SUNO Fits the Bill
I disagree with the opinion of Clancy DuBos in the March 22 column, "Merger Most Foul?". Whether or not it is called a "merger," the Board of Regents consultant's recommendation has the same effect. Southern University of New Orleans (SUNO) and the University of New Orleans would be managed by the same president in a merged management structure. It is difficult to see how the consultant's recommendation that the mission and culture of SUNO be preserved could be achieved under such an arrangement.
SUNO's mission and culture are defined by the fact that it is a Historically Black University (HBCU) that is part of the nation's only HBCU system. If SUNO is moved as proposed, there is a real risk it will lose its HBCU designation — and that the Southern System will ultimately cease to exist.
His reference to SUNO as a "fiefdom" belies a lack of recognition of the new Southern. As a system, we are committed to positive change, and our Project Positive Direction has us well down the road of reform. In addition, the work of SUNO's Chancellor, Dr. Victor Ukpolo, and his administration, is completely student-centered.
DuBos misses the main point made by the consultants. The demographics of New Orleans dictate that the greatest higher education task in New Orleans is the work of SUNO. It needs to and it will improve six-year graduation rates. Twenty-five percent of SUNO's students are part time and 25 percent are transfer students. The latter are not counted in graduation numbers. In any event, we expect the rates to continue to rise and reach 25 percent in less than five years.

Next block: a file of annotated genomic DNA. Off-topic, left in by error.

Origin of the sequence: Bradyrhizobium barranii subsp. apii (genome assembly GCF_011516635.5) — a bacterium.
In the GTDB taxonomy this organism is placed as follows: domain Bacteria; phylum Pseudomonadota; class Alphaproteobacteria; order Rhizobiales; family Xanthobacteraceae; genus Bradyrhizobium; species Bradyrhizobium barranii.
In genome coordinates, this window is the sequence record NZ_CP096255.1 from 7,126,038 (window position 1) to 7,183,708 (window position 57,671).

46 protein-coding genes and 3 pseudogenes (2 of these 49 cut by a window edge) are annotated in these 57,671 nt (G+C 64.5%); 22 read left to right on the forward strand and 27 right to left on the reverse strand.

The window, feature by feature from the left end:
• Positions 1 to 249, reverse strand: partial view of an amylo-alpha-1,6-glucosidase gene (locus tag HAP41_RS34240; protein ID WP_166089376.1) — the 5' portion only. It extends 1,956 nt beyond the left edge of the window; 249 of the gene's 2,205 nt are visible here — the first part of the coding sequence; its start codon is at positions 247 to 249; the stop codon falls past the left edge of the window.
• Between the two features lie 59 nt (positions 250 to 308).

More important, the average SUNO student works, is low income, and takes nine years to graduate. They are people, often in challenging circumstances, seeking to better themselves with a bachelor's degree. They should be commended for persevering. SUNO should be commended for producing 52 percent of the bachelor degrees awarded to African-Americans by New Orleans public universities in 2010.
The Southern System proposed — Honore Center for Undergraduate Student Achievement — has most of the elements recommended by the consultants. It is student-focused, affordable and won't require a constitutional amendment to implement.
Ronald Mason Jr.
President, Southern University System
The Real Mission
Ian McNulty ("In the Pool," March 29) could've served the public interests 90 times better had he just listed the website for the Fully Informed Jury Association (www.fija.org). His "personal look at completing ... and survival guide of sorts" is good as far as informing one to bring a book, a sweater and lunch, but to really make a difference when picked to serve on a jury, reference fija.org. From their "Purpose" page: "The FIJA mission is to educate Americans regarding their full powers as jurors, including their ability to rely on personal conscience, to judge the merit of the law and its application, and to nullify bad law, when necessary for justice, by finding for the defendant."
In other words, you and me, as jurors have the power to change laws! What a responsibility! What a missed opportunity to really put some substance into a story.